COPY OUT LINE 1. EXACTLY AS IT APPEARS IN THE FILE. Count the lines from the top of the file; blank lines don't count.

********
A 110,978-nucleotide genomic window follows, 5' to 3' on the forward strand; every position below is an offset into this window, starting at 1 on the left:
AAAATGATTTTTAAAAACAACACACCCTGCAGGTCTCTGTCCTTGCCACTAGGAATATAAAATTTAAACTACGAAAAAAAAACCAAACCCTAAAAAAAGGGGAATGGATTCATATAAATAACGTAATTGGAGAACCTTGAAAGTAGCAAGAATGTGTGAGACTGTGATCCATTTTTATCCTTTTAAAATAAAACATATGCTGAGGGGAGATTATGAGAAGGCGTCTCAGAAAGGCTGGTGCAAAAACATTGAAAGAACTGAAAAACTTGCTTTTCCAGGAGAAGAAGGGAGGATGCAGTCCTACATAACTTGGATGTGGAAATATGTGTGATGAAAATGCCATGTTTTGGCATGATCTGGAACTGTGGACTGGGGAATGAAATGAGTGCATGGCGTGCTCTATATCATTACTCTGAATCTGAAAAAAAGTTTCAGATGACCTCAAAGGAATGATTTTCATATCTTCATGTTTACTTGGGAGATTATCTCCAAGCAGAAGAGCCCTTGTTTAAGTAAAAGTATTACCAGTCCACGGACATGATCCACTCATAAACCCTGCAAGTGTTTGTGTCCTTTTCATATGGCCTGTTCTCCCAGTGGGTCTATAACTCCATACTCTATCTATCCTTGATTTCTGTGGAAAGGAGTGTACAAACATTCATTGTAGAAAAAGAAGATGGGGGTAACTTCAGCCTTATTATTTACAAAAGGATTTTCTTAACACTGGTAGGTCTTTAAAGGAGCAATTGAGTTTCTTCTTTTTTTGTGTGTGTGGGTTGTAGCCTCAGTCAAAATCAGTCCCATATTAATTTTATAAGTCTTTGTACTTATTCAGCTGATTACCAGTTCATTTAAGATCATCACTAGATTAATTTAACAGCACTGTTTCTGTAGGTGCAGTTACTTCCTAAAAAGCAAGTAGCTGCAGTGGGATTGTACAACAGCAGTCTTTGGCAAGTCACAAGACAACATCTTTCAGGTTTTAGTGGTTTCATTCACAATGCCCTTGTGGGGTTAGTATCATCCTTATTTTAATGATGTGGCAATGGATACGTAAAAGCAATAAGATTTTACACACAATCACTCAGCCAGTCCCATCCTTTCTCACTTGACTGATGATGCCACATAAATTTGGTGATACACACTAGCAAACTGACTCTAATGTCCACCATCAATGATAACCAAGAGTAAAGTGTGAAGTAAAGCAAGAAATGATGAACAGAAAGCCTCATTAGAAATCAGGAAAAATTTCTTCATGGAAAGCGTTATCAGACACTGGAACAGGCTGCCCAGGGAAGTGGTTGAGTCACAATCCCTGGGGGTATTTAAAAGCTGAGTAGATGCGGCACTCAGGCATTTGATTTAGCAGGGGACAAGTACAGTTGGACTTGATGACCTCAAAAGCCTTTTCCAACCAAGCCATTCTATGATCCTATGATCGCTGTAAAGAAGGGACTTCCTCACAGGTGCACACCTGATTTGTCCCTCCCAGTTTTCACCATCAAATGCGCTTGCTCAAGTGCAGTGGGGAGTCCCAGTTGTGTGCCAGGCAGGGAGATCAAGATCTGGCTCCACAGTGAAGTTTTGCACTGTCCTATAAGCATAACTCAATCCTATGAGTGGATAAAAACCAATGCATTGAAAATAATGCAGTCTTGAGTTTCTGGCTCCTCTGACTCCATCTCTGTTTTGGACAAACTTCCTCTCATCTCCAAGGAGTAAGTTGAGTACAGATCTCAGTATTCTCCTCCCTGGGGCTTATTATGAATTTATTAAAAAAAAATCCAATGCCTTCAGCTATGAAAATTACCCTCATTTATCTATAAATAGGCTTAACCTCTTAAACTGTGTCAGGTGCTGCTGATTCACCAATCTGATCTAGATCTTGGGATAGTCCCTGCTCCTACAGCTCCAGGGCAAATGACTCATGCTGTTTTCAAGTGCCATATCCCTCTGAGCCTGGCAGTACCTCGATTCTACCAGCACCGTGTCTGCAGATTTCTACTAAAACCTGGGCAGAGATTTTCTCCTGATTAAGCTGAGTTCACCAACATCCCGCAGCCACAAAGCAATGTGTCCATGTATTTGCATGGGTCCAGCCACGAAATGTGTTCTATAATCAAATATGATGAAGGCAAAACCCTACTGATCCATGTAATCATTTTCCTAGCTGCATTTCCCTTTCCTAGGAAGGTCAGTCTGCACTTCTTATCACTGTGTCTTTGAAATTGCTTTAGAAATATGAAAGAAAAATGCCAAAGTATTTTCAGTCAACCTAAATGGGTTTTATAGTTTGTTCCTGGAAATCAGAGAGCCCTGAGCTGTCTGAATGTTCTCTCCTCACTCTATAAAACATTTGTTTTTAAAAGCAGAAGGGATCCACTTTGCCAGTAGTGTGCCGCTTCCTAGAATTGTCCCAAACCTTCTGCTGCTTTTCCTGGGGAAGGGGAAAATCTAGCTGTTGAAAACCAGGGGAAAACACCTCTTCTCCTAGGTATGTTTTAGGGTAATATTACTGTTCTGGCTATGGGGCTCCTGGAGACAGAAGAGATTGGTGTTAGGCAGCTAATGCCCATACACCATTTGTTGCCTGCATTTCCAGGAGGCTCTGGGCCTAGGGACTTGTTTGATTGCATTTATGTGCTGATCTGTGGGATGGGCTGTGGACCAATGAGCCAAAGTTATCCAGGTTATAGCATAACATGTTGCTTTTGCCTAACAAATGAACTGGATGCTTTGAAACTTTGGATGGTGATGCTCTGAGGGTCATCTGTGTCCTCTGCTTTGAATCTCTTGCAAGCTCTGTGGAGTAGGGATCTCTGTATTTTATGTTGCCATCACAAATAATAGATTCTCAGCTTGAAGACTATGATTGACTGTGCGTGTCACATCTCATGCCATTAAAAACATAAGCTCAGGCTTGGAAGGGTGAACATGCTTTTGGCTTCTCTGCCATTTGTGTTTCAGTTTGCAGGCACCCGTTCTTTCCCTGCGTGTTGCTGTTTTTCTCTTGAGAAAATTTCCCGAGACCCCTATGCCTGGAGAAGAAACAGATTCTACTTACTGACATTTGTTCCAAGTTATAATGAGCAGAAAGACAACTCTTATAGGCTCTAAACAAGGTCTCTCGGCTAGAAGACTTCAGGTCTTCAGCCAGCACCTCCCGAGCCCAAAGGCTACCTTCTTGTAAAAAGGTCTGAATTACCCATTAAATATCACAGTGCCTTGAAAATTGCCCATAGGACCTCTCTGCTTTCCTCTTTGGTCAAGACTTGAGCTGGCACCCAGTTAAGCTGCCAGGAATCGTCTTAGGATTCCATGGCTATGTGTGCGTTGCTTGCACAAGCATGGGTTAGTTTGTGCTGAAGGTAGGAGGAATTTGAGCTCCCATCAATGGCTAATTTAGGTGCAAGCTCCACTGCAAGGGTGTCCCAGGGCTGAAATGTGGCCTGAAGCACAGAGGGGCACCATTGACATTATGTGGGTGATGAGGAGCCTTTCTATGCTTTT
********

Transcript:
A 110,978-nucleotide genomic window follows, 5' to 3' on the forward strand; every position below is an offset into this window, starting at 1 on the left: